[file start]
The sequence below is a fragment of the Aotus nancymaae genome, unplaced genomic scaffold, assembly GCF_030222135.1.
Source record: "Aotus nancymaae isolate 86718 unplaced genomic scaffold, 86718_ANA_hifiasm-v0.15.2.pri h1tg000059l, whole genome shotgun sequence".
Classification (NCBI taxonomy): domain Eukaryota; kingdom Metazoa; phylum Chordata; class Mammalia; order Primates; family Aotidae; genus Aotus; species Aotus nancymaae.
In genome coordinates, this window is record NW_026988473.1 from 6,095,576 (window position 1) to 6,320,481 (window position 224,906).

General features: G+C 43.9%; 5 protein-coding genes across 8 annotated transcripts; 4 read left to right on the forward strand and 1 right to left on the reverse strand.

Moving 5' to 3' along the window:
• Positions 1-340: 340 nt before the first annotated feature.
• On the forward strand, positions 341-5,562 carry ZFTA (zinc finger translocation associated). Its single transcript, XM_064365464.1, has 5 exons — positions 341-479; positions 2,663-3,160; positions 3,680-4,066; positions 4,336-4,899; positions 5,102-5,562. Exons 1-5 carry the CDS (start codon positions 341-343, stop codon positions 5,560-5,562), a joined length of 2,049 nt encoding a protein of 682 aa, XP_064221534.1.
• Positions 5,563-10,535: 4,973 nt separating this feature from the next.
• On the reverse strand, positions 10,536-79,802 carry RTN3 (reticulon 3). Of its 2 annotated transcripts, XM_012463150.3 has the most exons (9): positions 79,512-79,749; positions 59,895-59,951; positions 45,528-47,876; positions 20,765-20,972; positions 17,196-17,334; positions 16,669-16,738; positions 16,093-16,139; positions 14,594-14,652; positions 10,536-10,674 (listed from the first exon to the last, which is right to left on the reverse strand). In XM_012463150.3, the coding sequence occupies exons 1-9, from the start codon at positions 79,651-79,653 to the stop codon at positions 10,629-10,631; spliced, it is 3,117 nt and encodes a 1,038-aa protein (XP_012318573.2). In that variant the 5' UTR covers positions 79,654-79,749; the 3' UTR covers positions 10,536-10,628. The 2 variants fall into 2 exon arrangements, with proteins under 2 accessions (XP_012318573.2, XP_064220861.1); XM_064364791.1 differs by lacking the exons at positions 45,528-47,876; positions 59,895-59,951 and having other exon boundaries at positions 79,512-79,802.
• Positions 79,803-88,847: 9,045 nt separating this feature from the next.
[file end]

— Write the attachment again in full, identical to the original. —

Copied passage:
The sequence below is a fragment of the Aotus nancymaae genome, unplaced genomic scaffold, assembly GCF_030222135.1.
Source record: "Aotus nancymaae isolate 86718 unplaced genomic scaffold, 86718_ANA_hifiasm-v0.15.2.pri h1tg000059l, whole genome shotgun sequence".
Classification (NCBI taxonomy): domain Eukaryota; kingdom Metazoa; phylum Chordata; class Mammalia; order Primates; family Aotidae; genus Aotus; species Aotus nancymaae.
In genome coordinates, this window is record NW_026988473.1 from 6,095,576 (window position 1) to 6,320,481 (window position 224,906).

General features: G+C 43.9%; 5 protein-coding genes across 8 annotated transcripts; 4 read left to right on the forward strand and 1 right to left on the reverse strand.

Moving 5' to 3' along the window:
• Positions 1-340: 340 nt before the first annotated feature.
• On the forward strand, positions 341-5,562 carry ZFTA (zinc finger translocation associated). Its single transcript, XM_064365464.1, has 5 exons — positions 341-479; positions 2,663-3,160; positions 3,680-4,066; positions 4,336-4,899; positions 5,102-5,562. Exons 1-5 carry the CDS (start codon positions 341-343, stop codon positions 5,560-5,562), a joined length of 2,049 nt encoding a protein of 682 aa, XP_064221534.1.
• Positions 5,563-10,535: 4,973 nt separating this feature from the next.
• On the reverse strand, positions 10,536-79,802 carry RTN3 (reticulon 3). Of its 2 annotated transcripts, XM_012463150.3 has the most exons (9): positions 79,512-79,749; positions 59,895-59,951; positions 45,528-47,876; positions 20,765-20,972; positions 17,196-17,334; positions 16,669-16,738; positions 16,093-16,139; positions 14,594-14,652; positions 10,536-10,674 (listed from the first exon to the last, which is right to left on the reverse strand). In XM_012463150.3, the coding sequence occupies exons 1-9, from the start codon at positions 79,651-79,653 to the stop codon at positions 10,629-10,631; spliced, it is 3,117 nt and encodes a 1,038-aa protein (XP_012318573.2). In that variant the 5' UTR covers positions 79,654-79,749; the 3' UTR covers positions 10,536-10,628. The 2 variants fall into 2 exon arrangements, with proteins under 2 accessions (XP_012318573.2, XP_064220861.1); XM_064364791.1 differs by lacking the exons at positions 45,528-47,876; positions 59,895-59,951 and having other exon boundaries at positions 79,512-79,802.
• Positions 79,803-88,847: 9,045 nt separating this feature from the next.